Staunton, March 26 – Many Russian commentators have suggested that the findings of the Mueller investigation may be good news for Donald Trump but will do little to affect US-Russian relations. But Vladimir Frolov, who is well-connected with the regime, says that Mueller’s findings open the way for Vladimir Putin to visit the US before the end of 2019.
Because the investigation ended the threat of Trump’s impeachment, a visit by the Kremlin leader to Washington “before the end of this year is completely possible,” he says (republic.ru/posts/93376?utm_source=republic.ru&utm_medium=email&utm_campaign=morning).
Other investigations into Trump’s activities may go forward in the House of Representatives but “politically they will have ever less effect,” Frolov argues. “Trump will continue to accuse of the Democrats of “’a witch hunt’ and ‘harassment of the president’” and those arguments will in fact work to his benefit.
If such a visit occurs or in order to make it more likely, Moscow could perhaps make “a gift” to the new Ukrainian president by releasing the Ukrainian sailors, the Moscow commentator says.
But his further comments are even more interesting and important: Frolov says that “of course, there couldn’t have been collusion between the Russian intelligence service and Trump and his closest entourage. Those working in the Russian agencies aren’t fools and understand the risk of that kind of influence operation.”
“Cyber spying and active measures involving the publication of compromising information are one thing; an operational deal with the immediate entourage of a candidate for US president are quite another. Of course, any intelligence service will seek and establish ties with the command of a future president … but influencing the results of elections is not their business.”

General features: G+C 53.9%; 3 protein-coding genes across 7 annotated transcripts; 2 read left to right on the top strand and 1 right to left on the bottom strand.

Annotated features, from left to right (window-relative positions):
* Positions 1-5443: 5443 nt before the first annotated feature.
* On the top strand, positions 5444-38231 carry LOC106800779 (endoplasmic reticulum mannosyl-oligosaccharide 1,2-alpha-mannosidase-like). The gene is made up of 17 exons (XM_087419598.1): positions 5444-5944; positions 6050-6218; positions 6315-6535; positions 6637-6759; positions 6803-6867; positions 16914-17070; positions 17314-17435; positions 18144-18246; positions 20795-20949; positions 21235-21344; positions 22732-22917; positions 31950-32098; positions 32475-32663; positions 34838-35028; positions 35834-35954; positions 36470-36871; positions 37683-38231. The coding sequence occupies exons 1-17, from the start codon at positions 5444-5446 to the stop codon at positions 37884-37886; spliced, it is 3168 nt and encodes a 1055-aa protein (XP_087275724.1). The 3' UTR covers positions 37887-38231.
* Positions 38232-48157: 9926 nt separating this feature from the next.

According to Frolov, “Russian cyber-interference was done deliberately and in direct pursuit of the goal of harming Clinton. To a certain extent, it recalled the KGB operations intended to ‘harm Ronald Reagan’ and not allow his election as US president. Simply in 016, the social networks gave new possibilities for this.”
“Was the game worth the candle?” Frolov asks rhetorically. “In the short term, no: Russian-American relations only got worse. Trump was tied hand and foot, sanctions against Russia intensified and haven’t been weakened it.” And Russian interference in the US elections has been shown, even if there was no “collusion with Trump.”
“But in the longer-term perspective,” he suggests, “everything worked out” as Moscow hoped. “Trump, not without our help, became president; and Clinton didn’t. And today, after bein cleared by the investigation, Donald Trump, as Vladimir Putin does not tire of reminding him, can finally fulfill his most important campaign promise – improve ties with Russia.”
A summit meeting in Washington would be a great place for that to start.